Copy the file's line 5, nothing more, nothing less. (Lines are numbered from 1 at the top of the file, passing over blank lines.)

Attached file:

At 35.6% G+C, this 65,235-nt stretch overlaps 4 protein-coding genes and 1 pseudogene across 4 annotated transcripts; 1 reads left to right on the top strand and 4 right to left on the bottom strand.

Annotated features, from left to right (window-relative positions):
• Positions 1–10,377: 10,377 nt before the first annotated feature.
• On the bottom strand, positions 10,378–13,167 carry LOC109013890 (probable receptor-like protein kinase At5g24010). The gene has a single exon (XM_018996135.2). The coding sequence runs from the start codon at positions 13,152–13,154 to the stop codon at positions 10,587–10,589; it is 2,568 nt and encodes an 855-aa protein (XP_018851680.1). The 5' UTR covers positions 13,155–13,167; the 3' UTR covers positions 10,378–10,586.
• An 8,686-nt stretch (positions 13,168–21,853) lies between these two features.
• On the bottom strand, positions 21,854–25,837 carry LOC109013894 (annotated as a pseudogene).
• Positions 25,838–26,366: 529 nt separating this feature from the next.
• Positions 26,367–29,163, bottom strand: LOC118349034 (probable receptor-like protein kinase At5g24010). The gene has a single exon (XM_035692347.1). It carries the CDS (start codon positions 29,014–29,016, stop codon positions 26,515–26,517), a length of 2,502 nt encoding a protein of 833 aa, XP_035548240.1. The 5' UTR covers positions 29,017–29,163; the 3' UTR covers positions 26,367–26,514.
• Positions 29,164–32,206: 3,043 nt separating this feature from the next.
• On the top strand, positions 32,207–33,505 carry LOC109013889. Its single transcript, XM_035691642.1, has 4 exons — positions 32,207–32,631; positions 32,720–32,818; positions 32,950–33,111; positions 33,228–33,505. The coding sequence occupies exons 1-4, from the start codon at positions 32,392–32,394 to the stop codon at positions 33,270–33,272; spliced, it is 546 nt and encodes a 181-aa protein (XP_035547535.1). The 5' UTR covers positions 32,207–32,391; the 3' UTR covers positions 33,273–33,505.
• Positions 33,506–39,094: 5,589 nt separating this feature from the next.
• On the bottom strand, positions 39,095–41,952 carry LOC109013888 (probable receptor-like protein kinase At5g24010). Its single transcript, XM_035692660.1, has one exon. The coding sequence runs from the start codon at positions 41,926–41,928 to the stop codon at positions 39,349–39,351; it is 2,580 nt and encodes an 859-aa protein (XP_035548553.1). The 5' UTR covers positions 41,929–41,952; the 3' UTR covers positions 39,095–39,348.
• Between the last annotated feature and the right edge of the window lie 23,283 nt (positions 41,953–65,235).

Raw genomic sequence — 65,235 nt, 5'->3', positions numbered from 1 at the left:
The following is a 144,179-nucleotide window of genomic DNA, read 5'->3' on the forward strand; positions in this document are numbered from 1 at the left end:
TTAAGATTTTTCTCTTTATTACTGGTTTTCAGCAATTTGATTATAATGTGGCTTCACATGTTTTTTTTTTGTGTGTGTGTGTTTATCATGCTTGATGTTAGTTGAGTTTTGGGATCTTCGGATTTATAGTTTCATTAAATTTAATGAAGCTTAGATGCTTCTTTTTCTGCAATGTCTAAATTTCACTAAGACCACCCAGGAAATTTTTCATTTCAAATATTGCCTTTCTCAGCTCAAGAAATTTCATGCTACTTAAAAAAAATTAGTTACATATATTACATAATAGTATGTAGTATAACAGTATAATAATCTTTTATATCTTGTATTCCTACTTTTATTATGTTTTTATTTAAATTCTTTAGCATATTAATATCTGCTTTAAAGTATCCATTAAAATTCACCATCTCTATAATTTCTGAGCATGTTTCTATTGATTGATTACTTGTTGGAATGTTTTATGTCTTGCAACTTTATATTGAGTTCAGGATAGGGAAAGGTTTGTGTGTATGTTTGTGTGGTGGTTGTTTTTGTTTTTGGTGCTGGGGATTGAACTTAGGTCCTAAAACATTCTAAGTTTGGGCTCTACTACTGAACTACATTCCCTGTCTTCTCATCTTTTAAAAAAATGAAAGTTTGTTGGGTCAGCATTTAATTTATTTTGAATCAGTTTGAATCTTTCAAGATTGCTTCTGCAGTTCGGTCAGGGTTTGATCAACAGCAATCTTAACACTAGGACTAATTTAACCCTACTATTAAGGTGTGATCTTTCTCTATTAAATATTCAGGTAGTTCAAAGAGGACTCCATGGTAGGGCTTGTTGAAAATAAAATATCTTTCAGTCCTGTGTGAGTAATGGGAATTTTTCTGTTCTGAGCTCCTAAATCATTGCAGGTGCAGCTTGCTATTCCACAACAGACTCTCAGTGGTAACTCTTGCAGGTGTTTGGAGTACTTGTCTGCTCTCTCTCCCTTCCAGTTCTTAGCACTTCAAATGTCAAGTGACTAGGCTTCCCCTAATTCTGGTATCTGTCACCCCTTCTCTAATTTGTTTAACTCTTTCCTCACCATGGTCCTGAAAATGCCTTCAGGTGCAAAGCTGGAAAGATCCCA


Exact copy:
• An 8,686-nt stretch (positions 13,168–21,853) lies between these two features.